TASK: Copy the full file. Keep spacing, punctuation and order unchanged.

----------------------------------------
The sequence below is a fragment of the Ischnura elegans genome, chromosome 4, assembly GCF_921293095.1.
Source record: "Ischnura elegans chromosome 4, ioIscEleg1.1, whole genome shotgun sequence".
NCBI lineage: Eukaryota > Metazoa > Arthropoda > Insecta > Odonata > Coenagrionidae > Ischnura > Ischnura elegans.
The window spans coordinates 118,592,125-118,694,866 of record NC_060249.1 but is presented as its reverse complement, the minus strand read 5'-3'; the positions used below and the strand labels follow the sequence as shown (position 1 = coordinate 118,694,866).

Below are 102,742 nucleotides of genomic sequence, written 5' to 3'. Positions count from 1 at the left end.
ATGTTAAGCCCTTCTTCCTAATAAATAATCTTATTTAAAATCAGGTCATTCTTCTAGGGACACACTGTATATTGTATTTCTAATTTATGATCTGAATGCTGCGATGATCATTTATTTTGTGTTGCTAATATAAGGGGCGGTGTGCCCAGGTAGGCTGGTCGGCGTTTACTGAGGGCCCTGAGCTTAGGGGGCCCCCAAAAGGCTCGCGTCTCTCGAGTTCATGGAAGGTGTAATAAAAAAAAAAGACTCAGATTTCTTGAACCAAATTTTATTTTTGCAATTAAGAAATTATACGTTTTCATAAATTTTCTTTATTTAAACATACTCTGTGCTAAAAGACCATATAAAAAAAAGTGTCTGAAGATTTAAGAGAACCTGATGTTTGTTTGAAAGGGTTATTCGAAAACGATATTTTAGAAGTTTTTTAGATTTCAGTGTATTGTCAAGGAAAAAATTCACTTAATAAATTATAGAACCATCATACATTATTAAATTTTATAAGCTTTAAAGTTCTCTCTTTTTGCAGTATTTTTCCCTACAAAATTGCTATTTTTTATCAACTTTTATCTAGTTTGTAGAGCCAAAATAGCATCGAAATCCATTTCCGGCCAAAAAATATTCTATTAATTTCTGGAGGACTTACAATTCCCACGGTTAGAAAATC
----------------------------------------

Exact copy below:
The sequence below is a fragment of the Ischnura elegans genome, chromosome 4, assembly GCF_921293095.1.
Source record: "Ischnura elegans chromosome 4, ioIscEleg1.1, whole genome shotgun sequence".
NCBI lineage: Eukaryota > Metazoa > Arthropoda > Insecta > Odonata > Coenagrionidae > Ischnura > Ischnura elegans.
The window spans coordinates 118,592,125-118,694,866 of record NC_060249.1 but is presented as its reverse complement, the minus strand read 5'-3'; the positions used below and the strand labels follow the sequence as shown (position 1 = coordinate 118,694,866).

Below are 102,742 nucleotides of genomic sequence, written 5' to 3'. Positions count from 1 at the left end.
ATGTTAAGCCCTTCTTCCTAATAAATAATCTTATTTAAAATCAGGTCATTCTTCTAGGGACACACTGTATATTGTATTTCTAATTTATGATCTGAATGCTGCGATGATCATTTATTTTGTGTTGCTAATATAAGGGGCGGTGTGCCCAGGTAGGCTGGTCGGCGTTTACTGAGGGCCCTGAGCTTAGGGGGCCCCCAAAAGGCTCGCGTCTCTCGAGTTCATGGAAGGTGTAATAAAAAAAAAAGACTCAGATTTCTTGAACCAAATTTTATTTTTGCAATTAAGAAATTATACGTTTTCATAAATTTTCTTTATTTAAACATACTCTGTGCTAAAAGACCATATAAAAAAAAGTGTCTGAAGATTTAAGAGAACCTGATGTTTGTTTGAAAGGGTTATTCGAAAACGATATTTTAGAAGTTTTTTAGATTTCAGTGTATTGTCAAGGAAAAAATTCACTTAATAAATTATAGAACCATCATACATTATTAAATTTTATAAGCTTTAAAGTTCTCTCTTTTTGCAGTATTTTTCCCTACAAAATTGCTATTTTTTATCAACTTTTATCTAGTTTGTAGAGCCAAAATAGCATCGAAATCCATTTCCGGCCAAAAAATATTCTATTAATTTCTGGAGGACTTACAATTCCCACGGTTAGAAAATC